So much of a turn off, in fact, that Apple sold 9 million of its newest phones during the first weekend of availability; and, according to some data blogged by TUAW's Yoni Heisler, the iPhone 5S and 5C are off to strong sales in India, of all places; and data from comScore MobiLens, shows that the iOS share of U.S. smartphone subscribers grew slightly from June to September 2013, while Android fell slightly; and comScore found Apple remained by far the dominant smartphone vendor in the same period with 40.6 percent of subscribers compared to 24.9 percent for Samsung.
Nonetheless, to Pineda "waiting out for something better seems a good proposition." Of course the only problem with waiting for the iPhone 6, which by definition must be "better," is that the "earliest Apple could out the phone is middle of 2014 with analysts debating a June to September launch in the same year."
AnandTech.com did its own battery tests of the iPhone 5S and 5C, using several different workloads over cellular and Wi-Fi networks. In terms of cellular talk time, the iPhones trailed Android rivals, yet still delivered 9 to 10 hours. But in Web browsing over LTE they led the pack; and in other workloads at least showed no regression.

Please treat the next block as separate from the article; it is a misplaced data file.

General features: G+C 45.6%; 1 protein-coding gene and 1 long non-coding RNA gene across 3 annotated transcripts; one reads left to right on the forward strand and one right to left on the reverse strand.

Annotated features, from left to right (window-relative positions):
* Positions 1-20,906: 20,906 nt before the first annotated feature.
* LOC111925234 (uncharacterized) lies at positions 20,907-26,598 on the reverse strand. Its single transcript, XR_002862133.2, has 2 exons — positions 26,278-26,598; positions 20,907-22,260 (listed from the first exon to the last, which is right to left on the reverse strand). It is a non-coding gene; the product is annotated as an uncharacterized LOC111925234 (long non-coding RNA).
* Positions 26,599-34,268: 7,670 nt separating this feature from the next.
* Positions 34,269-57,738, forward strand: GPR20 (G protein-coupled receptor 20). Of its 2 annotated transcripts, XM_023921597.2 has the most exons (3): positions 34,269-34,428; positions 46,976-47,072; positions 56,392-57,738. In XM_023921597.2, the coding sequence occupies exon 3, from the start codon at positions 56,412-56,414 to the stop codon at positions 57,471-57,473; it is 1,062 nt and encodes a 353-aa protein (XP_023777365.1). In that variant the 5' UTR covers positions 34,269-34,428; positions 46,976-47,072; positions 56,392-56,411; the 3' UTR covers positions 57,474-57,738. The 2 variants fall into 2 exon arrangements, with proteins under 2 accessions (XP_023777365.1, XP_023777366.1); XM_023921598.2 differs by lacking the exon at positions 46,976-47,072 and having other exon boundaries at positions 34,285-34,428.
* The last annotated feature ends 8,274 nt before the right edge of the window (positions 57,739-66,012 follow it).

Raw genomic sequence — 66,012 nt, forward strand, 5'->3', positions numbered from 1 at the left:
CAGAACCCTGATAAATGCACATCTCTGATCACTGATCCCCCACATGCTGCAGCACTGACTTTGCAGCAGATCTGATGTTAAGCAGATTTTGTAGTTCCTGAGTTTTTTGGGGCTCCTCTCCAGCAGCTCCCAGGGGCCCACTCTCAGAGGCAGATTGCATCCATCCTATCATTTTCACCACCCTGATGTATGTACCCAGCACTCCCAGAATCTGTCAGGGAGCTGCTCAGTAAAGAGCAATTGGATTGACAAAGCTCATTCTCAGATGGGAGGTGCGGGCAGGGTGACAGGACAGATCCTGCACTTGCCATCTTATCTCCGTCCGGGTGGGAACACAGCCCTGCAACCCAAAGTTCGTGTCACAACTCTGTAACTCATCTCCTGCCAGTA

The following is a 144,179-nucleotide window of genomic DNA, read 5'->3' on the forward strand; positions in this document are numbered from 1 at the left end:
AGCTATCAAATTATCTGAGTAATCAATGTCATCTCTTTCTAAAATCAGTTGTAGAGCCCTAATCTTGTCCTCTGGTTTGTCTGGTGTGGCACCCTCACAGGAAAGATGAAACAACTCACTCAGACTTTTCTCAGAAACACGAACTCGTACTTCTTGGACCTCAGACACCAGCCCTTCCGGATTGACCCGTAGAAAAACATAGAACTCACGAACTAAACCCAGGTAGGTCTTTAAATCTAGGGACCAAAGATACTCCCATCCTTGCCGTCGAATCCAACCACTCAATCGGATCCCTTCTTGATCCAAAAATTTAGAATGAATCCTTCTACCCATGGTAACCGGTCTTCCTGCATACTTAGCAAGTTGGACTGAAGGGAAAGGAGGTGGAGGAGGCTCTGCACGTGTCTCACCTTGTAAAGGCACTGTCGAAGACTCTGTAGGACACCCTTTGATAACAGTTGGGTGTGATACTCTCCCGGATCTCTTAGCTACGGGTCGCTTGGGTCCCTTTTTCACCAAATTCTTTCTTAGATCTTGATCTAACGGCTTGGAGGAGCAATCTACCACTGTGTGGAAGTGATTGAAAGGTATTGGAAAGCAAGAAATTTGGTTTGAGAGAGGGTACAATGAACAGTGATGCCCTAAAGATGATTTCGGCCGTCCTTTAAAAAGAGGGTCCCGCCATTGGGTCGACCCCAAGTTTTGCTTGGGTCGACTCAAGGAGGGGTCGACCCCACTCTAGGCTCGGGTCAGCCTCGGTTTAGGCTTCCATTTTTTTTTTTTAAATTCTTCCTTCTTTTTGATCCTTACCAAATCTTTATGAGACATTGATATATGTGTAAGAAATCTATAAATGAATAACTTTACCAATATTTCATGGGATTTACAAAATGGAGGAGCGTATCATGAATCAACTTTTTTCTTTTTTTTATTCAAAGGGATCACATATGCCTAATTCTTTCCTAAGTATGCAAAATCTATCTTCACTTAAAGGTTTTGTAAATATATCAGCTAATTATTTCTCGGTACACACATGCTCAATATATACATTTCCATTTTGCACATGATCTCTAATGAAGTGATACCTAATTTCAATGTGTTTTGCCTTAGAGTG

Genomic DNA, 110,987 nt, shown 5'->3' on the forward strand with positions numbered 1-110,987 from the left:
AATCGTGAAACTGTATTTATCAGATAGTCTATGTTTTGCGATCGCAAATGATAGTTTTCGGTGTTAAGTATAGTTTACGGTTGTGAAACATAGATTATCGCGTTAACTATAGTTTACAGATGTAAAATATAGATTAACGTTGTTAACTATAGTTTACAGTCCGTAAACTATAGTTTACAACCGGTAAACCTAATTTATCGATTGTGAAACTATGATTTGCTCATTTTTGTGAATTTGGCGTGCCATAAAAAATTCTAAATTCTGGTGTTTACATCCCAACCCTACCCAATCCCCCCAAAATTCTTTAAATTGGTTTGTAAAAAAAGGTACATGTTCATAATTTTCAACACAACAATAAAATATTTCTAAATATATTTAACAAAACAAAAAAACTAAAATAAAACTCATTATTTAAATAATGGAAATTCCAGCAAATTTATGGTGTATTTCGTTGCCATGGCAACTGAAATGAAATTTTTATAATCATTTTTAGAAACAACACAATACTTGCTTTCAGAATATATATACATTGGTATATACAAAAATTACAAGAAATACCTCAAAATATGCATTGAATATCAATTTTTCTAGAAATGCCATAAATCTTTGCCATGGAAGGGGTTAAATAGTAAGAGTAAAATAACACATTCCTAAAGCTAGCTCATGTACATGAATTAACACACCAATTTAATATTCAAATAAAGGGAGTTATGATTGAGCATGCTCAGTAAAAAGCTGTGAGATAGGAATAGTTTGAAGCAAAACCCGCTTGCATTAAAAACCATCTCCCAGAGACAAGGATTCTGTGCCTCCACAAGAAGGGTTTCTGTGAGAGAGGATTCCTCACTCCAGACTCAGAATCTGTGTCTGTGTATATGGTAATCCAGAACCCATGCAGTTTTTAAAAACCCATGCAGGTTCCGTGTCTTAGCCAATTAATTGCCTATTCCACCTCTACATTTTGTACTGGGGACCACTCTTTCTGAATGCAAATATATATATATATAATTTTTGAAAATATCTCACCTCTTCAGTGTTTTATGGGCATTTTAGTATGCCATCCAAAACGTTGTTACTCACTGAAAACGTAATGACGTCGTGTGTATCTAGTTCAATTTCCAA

iPhone 6 will be called iPhone Air
With the introduction of the iPad Air, joining the similarly named MacBook Air, Apple has stabled what the iOSphere calls a "trend."
And the conclusion to be drawn is that Apple is working on the iPhone Air, formerly known as iPhone 6.
This conclusion was given new impetus by fan art, from the likes of CiccareseDesign, which imagines what an iPhone Air would look like. You know: thinner, and lighter.
But the iOSphere is not uncritical of fan art. It makes a distinction between realistic fantasies and unrealistic ones. "While many of these iPhone 6 concepts have been far-fetched and downright impossible with the technology that is out right now, there are others that have taken a more realistic approach," explains GottaBeMobile's Adam Mills. "In other words, while they likely won't look exactly like next year's iPhone, it's possible that it could have some similar features."
In other words, even though it's impossible, anything is possible.
"One thing that Apple is really good at doing is branding," says Michael Nace, creator of the iPhone6Newsblog. "The MacBook Air came to replace the standard MacBook' and characterized Apple's ongoing dedication (fixation?) with making mobile computing devices increasingly thinner, slimmer, lighter, etc. Given the trend with the current iPad Air, one wonders: will we see the rise of the iPhone Air' next year?"
The answer seems to be yes-and-no maybe. "I think the device will be overhauled much in the same way that the iPad Air was: look for perhaps a slimmer bezel and thinner body -- all thanks to advancing AMOLED screen tech -- but I don't think that they will traverse the 5-inch screen anytime soon," Nace concludes inconclusively.
In other words, we don't know.